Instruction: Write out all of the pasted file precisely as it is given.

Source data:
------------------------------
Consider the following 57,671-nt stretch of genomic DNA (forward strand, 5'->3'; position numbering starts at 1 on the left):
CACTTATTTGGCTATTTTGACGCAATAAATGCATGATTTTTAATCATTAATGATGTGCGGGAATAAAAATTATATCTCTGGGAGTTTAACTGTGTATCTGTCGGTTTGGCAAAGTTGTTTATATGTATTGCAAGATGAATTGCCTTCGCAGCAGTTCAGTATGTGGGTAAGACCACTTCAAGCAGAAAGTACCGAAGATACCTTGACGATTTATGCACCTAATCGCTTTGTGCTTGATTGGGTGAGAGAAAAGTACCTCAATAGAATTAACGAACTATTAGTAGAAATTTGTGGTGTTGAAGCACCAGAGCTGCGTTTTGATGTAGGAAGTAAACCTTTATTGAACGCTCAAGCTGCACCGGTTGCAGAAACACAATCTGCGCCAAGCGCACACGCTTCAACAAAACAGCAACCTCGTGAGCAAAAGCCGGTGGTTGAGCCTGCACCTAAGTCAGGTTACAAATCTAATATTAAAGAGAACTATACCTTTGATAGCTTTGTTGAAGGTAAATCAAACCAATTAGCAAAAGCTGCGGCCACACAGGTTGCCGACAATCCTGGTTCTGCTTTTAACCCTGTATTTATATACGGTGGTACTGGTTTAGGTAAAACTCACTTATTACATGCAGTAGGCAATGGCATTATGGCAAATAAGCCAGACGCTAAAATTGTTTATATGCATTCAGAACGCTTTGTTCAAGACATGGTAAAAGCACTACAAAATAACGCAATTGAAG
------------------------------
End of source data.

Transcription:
Consider the following 57,671-nt stretch of genomic DNA (forward strand, 5'->3'; position numbering starts at 1 on the left):
CACTTATTTGGCTATTTTGACGCAATAAATGCATGATTTTTAATCATTAATGATGTGCGGGAATAAAAATTATATCTCTGGGAGTTTAACTGTGTATCTGTCGGTTTGGCAAAGTTGTTTATATGTATTGCAAGATGAATTGCCTTCGCAGCAGTTCAGTATGTGGGTAAGACCACTTCAAGCAGAAAGTACCGAAGATACCTTGACGATTTATGCACCTAATCGCTTTGTGCTTGATTGGGTGAGAGAAAAGTACCTCAATAGAATTAACGAACTATTAGTAGAAATTTGTGGTGTTGAAGCACCAGAGCTGCGTTTTGATGTAGGAAGTAAACCTTTATTGAACGCTCAAGCTGCACCGGTTGCAGAAACACAATCTGCGCCAAGCGCACACGCTTCAACAAAACAGCAACCTCGTGAGCAAAAGCCGGTGGTTGAGCCTGCACCTAAGTCAGGTTACAAATCTAATATTAAAGAGAACTATACCTTTGATAGCTTTGTTGAAGGTAAATCAAACCAATTAGCAAAAGCTGCGGCCACACAGGTTGCCGACAATCCTGGTTCTGCTTTTAACCCTGTATTTATATACGGTGGTACTGGTTTAGGTAAAACTCACTTATTACATGCAGTAGGCAATGGCATTATGGCAAATAAGCCAGACGCTAAAATTGTTTATATGCATTCAGAACGCTTTGTTCAAGACATGGTAAAAGCACTACAAAATAACGCAATTGAAG